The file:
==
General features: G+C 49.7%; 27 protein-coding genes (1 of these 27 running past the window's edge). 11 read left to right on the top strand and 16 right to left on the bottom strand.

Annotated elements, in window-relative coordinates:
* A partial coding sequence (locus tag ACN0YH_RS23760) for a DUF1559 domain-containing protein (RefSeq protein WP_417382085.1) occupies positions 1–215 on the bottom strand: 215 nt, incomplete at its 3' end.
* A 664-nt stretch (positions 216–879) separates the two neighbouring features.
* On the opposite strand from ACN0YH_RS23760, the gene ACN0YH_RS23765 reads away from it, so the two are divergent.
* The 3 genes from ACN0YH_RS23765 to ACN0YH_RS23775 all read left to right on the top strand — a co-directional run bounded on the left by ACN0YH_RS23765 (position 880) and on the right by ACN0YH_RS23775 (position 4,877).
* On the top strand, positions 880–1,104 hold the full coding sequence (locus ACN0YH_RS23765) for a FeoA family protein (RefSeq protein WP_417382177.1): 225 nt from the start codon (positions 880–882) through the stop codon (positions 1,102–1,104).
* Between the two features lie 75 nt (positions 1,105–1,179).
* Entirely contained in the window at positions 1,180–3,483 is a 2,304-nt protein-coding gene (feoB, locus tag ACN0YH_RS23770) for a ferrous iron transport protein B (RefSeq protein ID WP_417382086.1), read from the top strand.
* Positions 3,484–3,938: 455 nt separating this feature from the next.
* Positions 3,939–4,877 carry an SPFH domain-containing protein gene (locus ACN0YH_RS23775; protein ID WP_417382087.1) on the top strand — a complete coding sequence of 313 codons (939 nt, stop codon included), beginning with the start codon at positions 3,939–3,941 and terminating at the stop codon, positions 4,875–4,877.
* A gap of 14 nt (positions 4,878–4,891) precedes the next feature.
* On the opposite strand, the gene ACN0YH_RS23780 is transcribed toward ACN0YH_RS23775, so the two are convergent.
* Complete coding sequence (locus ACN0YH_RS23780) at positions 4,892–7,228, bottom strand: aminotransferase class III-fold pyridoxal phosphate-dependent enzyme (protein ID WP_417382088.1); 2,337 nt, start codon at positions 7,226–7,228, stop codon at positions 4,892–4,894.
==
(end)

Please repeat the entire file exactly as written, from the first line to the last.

General features: G+C 49.7%; 27 protein-coding genes (1 of these 27 running past the window's edge). 11 read left to right on the top strand and 16 right to left on the bottom strand.

Annotated elements, in window-relative coordinates:
* A partial coding sequence (locus tag ACN0YH_RS23760) for a DUF1559 domain-containing protein (RefSeq protein WP_417382085.1) occupies positions 1–215 on the bottom strand: 215 nt, incomplete at its 3' end.
* A 664-nt stretch (positions 216–879) separates the two neighbouring features.
* On the opposite strand from ACN0YH_RS23760, the gene ACN0YH_RS23765 reads away from it, so the two are divergent.
* The 3 genes from ACN0YH_RS23765 to ACN0YH_RS23775 all read left to right on the top strand — a co-directional run bounded on the left by ACN0YH_RS23765 (position 880) and on the right by ACN0YH_RS23775 (position 4,877).
* On the top strand, positions 880–1,104 hold the full coding sequence (locus ACN0YH_RS23765) for a FeoA family protein (RefSeq protein WP_417382177.1): 225 nt from the start codon (positions 880–882) through the stop codon (positions 1,102–1,104).
* Between the two features lie 75 nt (positions 1,105–1,179).
* Entirely contained in the window at positions 1,180–3,483 is a 2,304-nt protein-coding gene (feoB, locus tag ACN0YH_RS23770) for a ferrous iron transport protein B (RefSeq protein ID WP_417382086.1), read from the top strand.
* Positions 3,484–3,938: 455 nt separating this feature from the next.
* Positions 3,939–4,877 carry an SPFH domain-containing protein gene (locus ACN0YH_RS23775; protein ID WP_417382087.1) on the top strand — a complete coding sequence of 313 codons (939 nt, stop codon included), beginning with the start codon at positions 3,939–3,941 and terminating at the stop codon, positions 4,875–4,877.
* A gap of 14 nt (positions 4,878–4,891) precedes the next feature.
* On the opposite strand, the gene ACN0YH_RS23780 is transcribed toward ACN0YH_RS23775, so the two are convergent.
* Complete coding sequence (locus ACN0YH_RS23780) at positions 4,892–7,228, bottom strand: aminotransferase class III-fold pyridoxal phosphate-dependent enzyme (protein ID WP_417382088.1); 2,337 nt, start codon at positions 7,226–7,228, stop codon at positions 4,892–4,894.